- Warning - If a student is suspected of cheating, a warning may or may not be given, in verbal or written form, to the student(s) that his or her conduct is in violation of Weber State University rules and regulations; and that the continuation of such conduct or actions may result in further disciplinary action.
- Failure of the Course - A student found cheating will receive an "E" (failure) and no credit for the course will be given. In addition, a report of the student's name, class, behavior, action, and resulting disciplinary measures will be sent to the Dean of Students to be included in the University's database; and a report will be sent to the departments connected to the student(s) within the Dumke College of Health Professions and the University.
The simplest and best policy is DO NOT CHEAT! In the world of medicine and healthcare, there is no tolerance for unethical behavior of any kind. It is the Health Sciences Department goal to prepare students for work in the medical field. Therefore, the Department's treatment of unethical behavior is severe and will most likely limit students' chances of pursing healthcare programs.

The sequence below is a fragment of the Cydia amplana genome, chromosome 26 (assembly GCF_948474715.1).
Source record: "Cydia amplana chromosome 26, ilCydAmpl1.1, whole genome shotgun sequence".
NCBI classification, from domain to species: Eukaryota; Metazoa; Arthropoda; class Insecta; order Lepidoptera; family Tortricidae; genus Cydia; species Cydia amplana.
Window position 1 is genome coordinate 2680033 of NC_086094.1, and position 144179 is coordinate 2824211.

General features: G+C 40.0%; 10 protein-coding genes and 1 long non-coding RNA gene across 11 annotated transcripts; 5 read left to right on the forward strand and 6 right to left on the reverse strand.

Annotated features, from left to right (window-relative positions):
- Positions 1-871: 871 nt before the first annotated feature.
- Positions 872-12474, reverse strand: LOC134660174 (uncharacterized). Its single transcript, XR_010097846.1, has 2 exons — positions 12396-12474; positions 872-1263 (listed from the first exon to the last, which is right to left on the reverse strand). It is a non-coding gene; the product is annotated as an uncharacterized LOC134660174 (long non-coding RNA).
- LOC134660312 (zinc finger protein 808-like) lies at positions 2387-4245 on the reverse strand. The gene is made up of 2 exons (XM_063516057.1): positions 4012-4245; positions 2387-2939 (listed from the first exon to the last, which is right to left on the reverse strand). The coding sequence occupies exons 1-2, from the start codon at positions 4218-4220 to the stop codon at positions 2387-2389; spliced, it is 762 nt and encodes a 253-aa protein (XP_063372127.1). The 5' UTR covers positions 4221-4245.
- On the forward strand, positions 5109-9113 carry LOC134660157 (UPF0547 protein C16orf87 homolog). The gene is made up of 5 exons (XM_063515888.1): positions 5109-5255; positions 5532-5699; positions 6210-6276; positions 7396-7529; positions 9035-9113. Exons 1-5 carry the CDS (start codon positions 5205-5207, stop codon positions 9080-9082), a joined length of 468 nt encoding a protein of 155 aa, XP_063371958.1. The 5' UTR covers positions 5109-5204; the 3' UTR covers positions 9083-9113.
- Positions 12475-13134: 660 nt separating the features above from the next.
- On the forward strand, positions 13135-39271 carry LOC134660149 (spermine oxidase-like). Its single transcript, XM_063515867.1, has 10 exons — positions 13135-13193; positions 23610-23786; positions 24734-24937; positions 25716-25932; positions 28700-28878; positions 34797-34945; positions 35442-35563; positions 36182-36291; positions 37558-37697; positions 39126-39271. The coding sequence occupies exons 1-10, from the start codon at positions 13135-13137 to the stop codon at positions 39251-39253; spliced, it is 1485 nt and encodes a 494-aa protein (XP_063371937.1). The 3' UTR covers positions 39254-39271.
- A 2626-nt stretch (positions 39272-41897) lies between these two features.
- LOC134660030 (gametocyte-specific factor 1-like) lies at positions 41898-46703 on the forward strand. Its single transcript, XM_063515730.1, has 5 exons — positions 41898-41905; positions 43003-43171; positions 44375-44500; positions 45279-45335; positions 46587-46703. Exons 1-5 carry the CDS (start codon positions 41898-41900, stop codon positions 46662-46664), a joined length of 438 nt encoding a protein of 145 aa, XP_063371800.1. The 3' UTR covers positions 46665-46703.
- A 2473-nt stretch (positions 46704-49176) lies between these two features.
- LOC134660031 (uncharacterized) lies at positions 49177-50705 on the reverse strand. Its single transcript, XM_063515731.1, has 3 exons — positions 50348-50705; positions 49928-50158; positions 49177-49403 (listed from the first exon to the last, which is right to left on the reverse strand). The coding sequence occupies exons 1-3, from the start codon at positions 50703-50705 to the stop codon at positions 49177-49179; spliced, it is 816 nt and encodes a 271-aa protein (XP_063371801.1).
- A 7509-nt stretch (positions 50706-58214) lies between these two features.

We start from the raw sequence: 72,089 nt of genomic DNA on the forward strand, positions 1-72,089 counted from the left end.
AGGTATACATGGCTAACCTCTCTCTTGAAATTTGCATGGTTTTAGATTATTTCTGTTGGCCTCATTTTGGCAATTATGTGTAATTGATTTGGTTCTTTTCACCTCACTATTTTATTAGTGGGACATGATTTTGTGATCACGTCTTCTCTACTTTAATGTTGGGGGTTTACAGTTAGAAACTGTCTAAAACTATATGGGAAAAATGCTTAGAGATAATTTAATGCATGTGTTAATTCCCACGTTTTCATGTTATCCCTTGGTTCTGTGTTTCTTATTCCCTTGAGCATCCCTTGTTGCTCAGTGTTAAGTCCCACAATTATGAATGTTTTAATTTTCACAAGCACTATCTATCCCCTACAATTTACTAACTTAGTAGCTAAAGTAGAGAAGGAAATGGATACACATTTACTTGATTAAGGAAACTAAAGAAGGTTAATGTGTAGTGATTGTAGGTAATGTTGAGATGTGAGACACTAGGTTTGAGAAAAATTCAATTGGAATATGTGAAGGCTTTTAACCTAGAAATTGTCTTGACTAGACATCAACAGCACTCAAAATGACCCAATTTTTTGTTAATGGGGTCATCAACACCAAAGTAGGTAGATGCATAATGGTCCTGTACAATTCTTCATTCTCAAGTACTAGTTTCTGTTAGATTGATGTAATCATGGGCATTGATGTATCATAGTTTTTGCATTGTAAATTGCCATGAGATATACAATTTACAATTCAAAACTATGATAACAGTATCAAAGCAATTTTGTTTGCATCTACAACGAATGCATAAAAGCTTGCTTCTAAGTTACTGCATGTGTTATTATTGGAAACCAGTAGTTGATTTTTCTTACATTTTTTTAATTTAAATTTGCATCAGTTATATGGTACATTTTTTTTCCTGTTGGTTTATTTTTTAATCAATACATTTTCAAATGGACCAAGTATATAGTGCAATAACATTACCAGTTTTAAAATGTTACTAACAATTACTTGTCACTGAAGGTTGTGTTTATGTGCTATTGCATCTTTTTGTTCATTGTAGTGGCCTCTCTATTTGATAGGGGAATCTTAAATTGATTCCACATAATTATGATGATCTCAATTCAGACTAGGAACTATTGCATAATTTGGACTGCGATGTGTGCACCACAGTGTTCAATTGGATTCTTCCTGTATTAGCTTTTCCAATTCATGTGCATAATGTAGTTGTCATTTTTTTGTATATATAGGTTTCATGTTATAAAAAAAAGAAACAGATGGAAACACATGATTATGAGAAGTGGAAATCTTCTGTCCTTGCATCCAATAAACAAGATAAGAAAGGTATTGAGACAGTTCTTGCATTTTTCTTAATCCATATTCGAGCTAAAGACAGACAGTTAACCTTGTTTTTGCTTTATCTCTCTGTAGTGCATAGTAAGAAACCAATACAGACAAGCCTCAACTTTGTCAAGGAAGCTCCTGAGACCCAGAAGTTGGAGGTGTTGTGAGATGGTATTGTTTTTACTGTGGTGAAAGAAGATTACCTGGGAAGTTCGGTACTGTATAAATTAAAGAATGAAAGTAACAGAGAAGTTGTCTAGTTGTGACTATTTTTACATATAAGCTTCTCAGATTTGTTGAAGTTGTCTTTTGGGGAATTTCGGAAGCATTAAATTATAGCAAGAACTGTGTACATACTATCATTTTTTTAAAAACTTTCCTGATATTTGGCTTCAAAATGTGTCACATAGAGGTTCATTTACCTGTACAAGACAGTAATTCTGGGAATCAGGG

It seems that cell phone technology is here to stay. It is a student’s responsibility to shut their cell phone off or change the ringer so the class is not disturbed. Students answering their phones during class will be excused from the room. Also, don’t text message during class.
Letters of Recommendation
Because the Hthsci 2230 course is a prerequisite for many of the Dumke College of Health Professions programs, students often request a letter of recommendation from the instructor. If a student is not achieving a grade of B or higher in the course, their request for a letter will be denied.
Course Content Disclaimer
This is a health science course in which mention may be made of AIDS, birth control, teenage pregnancy, sexually transmitted diseases, and related issues. In addition, digital videos of medical surgical procedures may be used in which sex organs may be visible for brief periods of time. The health sciences department presents this type of information in a professional manner.
Any student requiring accommodations or services due to a disability must contact WSU Services for Students with Disabilities (SSD) in Room 181 of the Student Services Center. SSD can also arrange to provide course materials (including this syllabus) in alternate formats if necessary.
Review the course calendar for exam and assignment due dates. Late work will not be accepted.